On March 28, 2018 I lost a friend who had been with me for almost 14 ½ years.  To the casual observer he was a dog but, he was far more than that.  I found him when he was just over 3 months old.  I was an over-the-road contractor leased to Stallion, a trucking company based in Beebe, AR.  It was 3AM and I was picking up a loaded trailer to take to El Dorado.  Our offices were closed, there was no moon and the lighting in the trailer drop yard wasn’t good.  While hooking up my trailer I heard a noise from under the trailer next to me.  Moments later I heard more scuffling noise.  Was it a person, an animal, a snake or what?  I jumped into my tractor and retrieved my flashlight along with a hickory club with a steel core (A tool used to check tires for air but, also a great weapon for defense).  When I stepped down from my cab I heard the noise again. 

     I pointed the light toward the trailer and a face coated with gravel dust peeked out.  It was a young dog.  I spoke to it and he responded by crawling the rest of the way into the light of my flashlight.  He was skinny, hungry and friendly.  I patted him and little puffs of gravel dust rose from his fur like smoke in the dim light.  I checked him out and found it had no collar or ID and that it was a He!  His coat was reddish tan with black marks as if a child had colored with a magic marker.  His paws, chest and the tip of his tail were snow white. I shared some of my ham sandwich with him and made a friend.  While he was occupied eating I got back in my tractor and pulled out of the yard heading for El Dorado. After I unloaded, dispatch asked me to bring a loaded trailer back to the drop yard at Beebe to make another round trip to El Dorado.  I asked if anyone owned the dog.  They said he was a stray and had been hanging around for a week.  No-one knew where he came from and they were taking turns giving him lunch scraps.  They called him Roscoe but, no-one was interested in taking him home.  I told them if I saw him again I was going to adopt him.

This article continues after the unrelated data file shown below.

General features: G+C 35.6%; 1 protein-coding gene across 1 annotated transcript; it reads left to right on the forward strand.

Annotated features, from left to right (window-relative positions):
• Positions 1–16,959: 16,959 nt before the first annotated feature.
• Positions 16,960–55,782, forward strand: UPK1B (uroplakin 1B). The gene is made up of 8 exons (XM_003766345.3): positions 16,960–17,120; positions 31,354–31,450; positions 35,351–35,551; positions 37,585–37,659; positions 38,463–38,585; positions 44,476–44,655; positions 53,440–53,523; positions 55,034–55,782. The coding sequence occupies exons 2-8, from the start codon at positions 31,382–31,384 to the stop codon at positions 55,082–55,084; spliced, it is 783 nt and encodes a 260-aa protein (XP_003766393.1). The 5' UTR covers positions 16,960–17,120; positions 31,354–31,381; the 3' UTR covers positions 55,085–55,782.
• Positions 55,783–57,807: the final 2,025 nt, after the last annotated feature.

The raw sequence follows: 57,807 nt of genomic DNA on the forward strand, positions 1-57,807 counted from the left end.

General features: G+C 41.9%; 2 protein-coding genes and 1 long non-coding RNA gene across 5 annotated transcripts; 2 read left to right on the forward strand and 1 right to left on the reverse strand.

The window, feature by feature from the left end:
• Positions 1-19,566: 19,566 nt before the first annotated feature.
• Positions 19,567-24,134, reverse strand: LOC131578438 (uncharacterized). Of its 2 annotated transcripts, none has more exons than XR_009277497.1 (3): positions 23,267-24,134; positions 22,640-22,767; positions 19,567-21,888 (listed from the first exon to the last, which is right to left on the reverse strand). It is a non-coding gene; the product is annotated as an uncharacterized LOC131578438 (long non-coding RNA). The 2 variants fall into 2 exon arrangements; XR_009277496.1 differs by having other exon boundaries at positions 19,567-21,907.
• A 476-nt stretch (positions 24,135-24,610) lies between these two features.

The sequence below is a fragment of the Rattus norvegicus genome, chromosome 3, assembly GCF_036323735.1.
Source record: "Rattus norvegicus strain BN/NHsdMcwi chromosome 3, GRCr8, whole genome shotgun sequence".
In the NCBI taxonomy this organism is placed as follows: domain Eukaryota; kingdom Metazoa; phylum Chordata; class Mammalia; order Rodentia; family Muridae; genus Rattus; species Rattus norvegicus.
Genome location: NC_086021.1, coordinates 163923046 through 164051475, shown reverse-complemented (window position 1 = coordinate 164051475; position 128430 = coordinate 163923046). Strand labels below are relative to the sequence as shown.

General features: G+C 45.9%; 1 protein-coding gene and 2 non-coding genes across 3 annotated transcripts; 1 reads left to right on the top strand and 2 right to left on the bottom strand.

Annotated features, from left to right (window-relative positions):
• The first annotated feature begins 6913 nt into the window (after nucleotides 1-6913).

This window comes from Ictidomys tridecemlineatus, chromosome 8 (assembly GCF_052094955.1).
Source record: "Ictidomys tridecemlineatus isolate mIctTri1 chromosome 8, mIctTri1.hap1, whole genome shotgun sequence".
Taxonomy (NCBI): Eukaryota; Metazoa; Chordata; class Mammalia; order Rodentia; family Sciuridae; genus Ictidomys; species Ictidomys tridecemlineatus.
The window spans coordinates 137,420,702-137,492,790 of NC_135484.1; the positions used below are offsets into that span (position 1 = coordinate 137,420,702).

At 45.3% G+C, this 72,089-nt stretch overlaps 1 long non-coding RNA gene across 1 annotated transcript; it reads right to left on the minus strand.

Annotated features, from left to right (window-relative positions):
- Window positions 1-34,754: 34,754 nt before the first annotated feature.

That night around 1 AM I arrived back at the yard.  While I was dropping my trailer and picking up the next one for El Dorado I saw the dog.  Like the night before, he was creeping on his belly from under a trailer.  He remembered me.  I had another ham sandwich ready and a hubcap with water.  When he finished, I gently picked him up and cradled him to my chest. He put his front paws over my shoulders and tightened against me with his muzzle alongside my neck.  I had used all of my time and now I had to hurry to make my delivery appointment.  As I climbed into the cab I felt a warm feeling on my chest and stomach.  My nervous bundle of fur was peeing on me!  In a rush, I rolled down my window, put it in gear and then headed south.  The dog whimpered and climbed into my lap and with his nose buried against my stomach and my wet shirt, went to sleep.  150 miles later we pulled into Cooper Tire in El Dorado. Two things happened on the trip:  Roscoe’s name changed to Dusty and he and I had bonded for life.  Since my shirt and I now smelled like him he probably felt that I was his Dad.  From then on I was ‘Dusty’s Dad’ and he was the son I never had!  (My daughter’s both understood.  If they made hand gestures behind my back I didn’t see them).  He never barked once on the entire trip!

     When we returned to Heber Springs for a few days off, I took Dusty to my vet, Dr. Patchell, for shots etc.  She said he was definitely part Basenji.  They’re an old breed of hounds that were used to hunt birds.  They have cat like habits and had the bark trained out of them although they had vocal cords and could bark if they wanted to.

     For a large part of our life together I was single and it was just the two of us.  Each night at home he’d track me down and herd me to bed at ten o’clock and then climb in with me. His 65 lbs would push my 172 lbs to the side of the bed.  He never lost his love for ham – it was his favorite treat.  He was a gentle loving soul who never met a stranger – Democrat or Republican.  When I married Carol 3 years ago, she had a Manx cat named Spunky Bob.  Dusty and the cat got along well although the cat was the boss!  Dusty continued his 10 PM herding responsibility which now included Carol. She became the ‘Mistress of the Magic Box that held Ham’!

     Early this year, Dusty developed lung cancer and couldn’t breathe or eat.  Finally, he managed one last slice of ham and cradled by Carol and me, Dr. Sartin gently put Dusty to sleep. Today, over a month later, we’re still looking for him around 10 PM and we miss him terribly!

End of story.  Have a blessed day.